Those who either know me, or are members of the Live Ratio Room know that I have a pretty calm personality. I wasn't always like this, but I've gotten to the fact where I really don't care about any individual trade. Don't get me wrong, like everybody else I love to see winners and would rather not see losers. But in the long run I understand that no single trade is going to make or break my career.  With that being said yesterday there  were a few trades that actually bothered me.  When the room opened yesterday we identified a few potential different trading opportunities. If I remember we had EURJPY, GBPJPY, CHFJPY, EURUSD and GBPUSD all on the longer term trading radar.  As the session went on I added both NZDUSD and AUDUSD to that list as well.  Now many of the JPY pairs were advanced pattern setups which meant an aggressive entry for me. However, EURUSD, GBPUSD, AUDUSD and NZDUSD were all structure and ratio based. I don't want to bore you with a long story but out of those four trades, due to my rules I was only allowed to get involved in one.  What stunk, was that out of those four trades, the one that  entered was the only one that didn't roll over. So I had to sit through a loss on this pair while watching the other three roll over into profit without me. Again, I'm a pretty calm dude so I din't break a computer screen or anything like that, but I did mutter a few "unprofessional" words and honestly felt a little sad for a brief moment.  I'm not sure if these reactions came from watching the NZDUSD explode up while the AUDUSD fell off a cliff (When does that ever happen?), or if it was the point that I was really happy about my analysis on GBPUSD spending a lot of charting time finding the perfect reversal spot, only to play the sideline.  Either way, I just wanted to share with you guys that us Professional traders get emotional too. We just don't allow it to affect our trading.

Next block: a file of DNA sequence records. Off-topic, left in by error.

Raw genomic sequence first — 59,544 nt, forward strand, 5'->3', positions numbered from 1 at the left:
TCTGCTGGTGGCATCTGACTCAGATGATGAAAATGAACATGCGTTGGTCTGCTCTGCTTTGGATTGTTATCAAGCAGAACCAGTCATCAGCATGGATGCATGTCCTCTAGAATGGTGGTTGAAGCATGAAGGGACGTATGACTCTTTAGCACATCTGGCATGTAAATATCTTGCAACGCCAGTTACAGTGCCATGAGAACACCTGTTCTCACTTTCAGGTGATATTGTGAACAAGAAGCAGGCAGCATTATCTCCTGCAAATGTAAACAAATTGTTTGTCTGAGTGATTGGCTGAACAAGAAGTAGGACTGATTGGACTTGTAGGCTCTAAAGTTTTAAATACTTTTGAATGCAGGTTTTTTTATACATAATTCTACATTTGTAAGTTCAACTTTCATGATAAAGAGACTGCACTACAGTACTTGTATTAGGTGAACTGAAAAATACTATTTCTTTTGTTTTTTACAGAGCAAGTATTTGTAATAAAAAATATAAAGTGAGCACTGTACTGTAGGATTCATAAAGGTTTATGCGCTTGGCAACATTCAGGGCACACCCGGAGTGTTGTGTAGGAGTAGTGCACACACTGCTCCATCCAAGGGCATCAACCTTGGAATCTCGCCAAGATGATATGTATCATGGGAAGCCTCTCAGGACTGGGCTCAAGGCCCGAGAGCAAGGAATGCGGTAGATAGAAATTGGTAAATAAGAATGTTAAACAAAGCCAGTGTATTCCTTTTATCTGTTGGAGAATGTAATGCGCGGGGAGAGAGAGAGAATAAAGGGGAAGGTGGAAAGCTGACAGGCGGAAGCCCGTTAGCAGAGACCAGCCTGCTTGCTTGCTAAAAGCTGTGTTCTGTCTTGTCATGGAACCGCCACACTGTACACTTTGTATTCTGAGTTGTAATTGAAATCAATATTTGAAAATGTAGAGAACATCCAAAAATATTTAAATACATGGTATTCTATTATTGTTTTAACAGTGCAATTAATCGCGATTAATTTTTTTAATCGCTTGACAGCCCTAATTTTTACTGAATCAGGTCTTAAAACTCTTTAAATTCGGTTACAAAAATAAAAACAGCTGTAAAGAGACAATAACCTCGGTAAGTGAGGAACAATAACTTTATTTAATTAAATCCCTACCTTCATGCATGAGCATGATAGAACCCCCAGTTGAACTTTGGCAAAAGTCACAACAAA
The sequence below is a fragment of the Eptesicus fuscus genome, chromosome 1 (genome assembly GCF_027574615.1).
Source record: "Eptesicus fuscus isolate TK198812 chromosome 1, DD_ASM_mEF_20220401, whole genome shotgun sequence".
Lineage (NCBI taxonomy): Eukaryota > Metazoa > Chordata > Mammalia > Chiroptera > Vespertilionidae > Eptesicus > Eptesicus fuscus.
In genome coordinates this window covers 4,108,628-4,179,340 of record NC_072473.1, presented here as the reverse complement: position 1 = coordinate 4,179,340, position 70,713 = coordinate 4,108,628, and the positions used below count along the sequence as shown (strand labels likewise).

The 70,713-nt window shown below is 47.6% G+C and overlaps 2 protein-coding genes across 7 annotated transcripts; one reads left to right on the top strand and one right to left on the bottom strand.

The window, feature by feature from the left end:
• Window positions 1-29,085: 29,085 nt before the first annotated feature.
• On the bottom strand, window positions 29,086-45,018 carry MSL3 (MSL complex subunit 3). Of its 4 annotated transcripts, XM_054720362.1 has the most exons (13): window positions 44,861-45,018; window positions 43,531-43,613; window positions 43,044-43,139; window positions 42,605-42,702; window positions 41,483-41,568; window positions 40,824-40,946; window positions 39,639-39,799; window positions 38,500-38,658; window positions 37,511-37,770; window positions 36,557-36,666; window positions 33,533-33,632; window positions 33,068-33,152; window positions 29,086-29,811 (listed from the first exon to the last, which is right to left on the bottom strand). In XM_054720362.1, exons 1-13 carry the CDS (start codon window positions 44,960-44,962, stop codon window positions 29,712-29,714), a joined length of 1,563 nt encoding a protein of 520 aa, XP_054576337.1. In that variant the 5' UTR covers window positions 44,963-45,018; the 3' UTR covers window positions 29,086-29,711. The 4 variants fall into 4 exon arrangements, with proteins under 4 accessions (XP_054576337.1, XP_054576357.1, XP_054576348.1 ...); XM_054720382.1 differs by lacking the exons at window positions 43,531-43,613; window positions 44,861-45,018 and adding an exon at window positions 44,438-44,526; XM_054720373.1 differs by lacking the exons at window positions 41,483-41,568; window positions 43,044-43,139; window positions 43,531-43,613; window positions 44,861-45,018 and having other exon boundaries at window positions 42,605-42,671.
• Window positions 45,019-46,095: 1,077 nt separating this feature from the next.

Hey traders! It seems as if it has been forever since I've written a post for my own site. However, thanks to the contributors for the new  "Trading War Stories" section and the "Good Vibes" posts that Devon has been  writing for Motivational Mondays, I hope that you've been entertained in my absence. Recently it's seemed like I've had a million ideas for new articles yet haven't had the time to complete them in a way that is worth sharing. My most recent idea was an article titled "Trading & Golf" which I still plan on writing, it will just have to be  tuned down from how I originally planned for it to be.  With that being said, I've been somewhat inspired by the Live Trading Room over the past few days and thought it would make for a good write up.

The past two days have been pretty even in the room. My win percentage is a little down but overall the room is at about break even for the month.  With that being said, between yesterday and today I've had two structure based trades that went on to win without me being involved. Let me take that back, I was involved, but was stopped out before the market decided to roll over into what would have been profit.  Am I mad or have any regrets about these two trades? No. I fully understood the situation when I entered them and in order to keep the target I wanted, along with a proper risk profile, the stops could only be a certain amount away from my entry. But just because I don't regret the decisions doesn't mean that I can't learn from them